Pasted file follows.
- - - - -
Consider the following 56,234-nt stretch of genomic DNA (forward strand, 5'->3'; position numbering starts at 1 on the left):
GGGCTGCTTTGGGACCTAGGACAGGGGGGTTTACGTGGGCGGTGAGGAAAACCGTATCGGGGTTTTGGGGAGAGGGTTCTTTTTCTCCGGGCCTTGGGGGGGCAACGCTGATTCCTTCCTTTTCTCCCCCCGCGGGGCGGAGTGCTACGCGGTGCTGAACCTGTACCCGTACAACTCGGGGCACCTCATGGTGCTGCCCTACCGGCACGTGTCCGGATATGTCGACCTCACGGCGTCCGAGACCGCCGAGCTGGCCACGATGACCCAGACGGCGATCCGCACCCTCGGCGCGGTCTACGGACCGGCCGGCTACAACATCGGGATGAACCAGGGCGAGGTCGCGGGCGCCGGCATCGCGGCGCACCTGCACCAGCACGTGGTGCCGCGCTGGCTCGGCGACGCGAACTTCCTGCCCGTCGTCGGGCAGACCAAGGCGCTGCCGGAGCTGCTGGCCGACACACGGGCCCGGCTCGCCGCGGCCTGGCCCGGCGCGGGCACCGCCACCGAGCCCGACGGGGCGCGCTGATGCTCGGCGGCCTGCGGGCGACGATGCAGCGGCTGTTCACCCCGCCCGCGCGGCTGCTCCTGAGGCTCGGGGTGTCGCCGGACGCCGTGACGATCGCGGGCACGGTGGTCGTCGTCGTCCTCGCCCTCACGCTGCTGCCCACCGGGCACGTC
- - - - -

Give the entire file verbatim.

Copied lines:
Consider the following 56,234-nt stretch of genomic DNA (forward strand, 5'->3'; position numbering starts at 1 on the left):
GGGCTGCTTTGGGACCTAGGACAGGGGGGTTTACGTGGGCGGTGAGGAAAACCGTATCGGGGTTTTGGGGAGAGGGTTCTTTTTCTCCGGGCCTTGGGGGGGCAACGCTGATTCCTTCCTTTTCTCCCCCCGCGGGGCGGAGTGCTACGCGGTGCTGAACCTGTACCCGTACAACTCGGGGCACCTCATGGTGCTGCCCTACCGGCACGTGTCCGGATATGTCGACCTCACGGCGTCCGAGACCGCCGAGCTGGCCACGATGACCCAGACGGCGATCCGCACCCTCGGCGCGGTCTACGGACCGGCCGGCTACAACATCGGGATGAACCAGGGCGAGGTCGCGGGCGCCGGCATCGCGGCGCACCTGCACCAGCACGTGGTGCCGCGCTGGCTCGGCGACGCGAACTTCCTGCCCGTCGTCGGGCAGACCAAGGCGCTGCCGGAGCTGCTGGCCGACACACGGGCCCGGCTCGCCGCGGCCTGGCCCGGCGCGGGCACCGCCACCGAGCCCGACGGGGCGCGCTGATGCTCGGCGGCCTGCGGGCGACGATGCAGCGGCTGTTCACCCCGCCCGCGCGGCTGCTCCTGAGGCTCGGGGTGTCGCCGGACGCCGTGACGATCGCGGGCACGGTGGTCGTCGTCGTCCTCGCCCTCACGCTGCTGCCCACCGGGCACGTC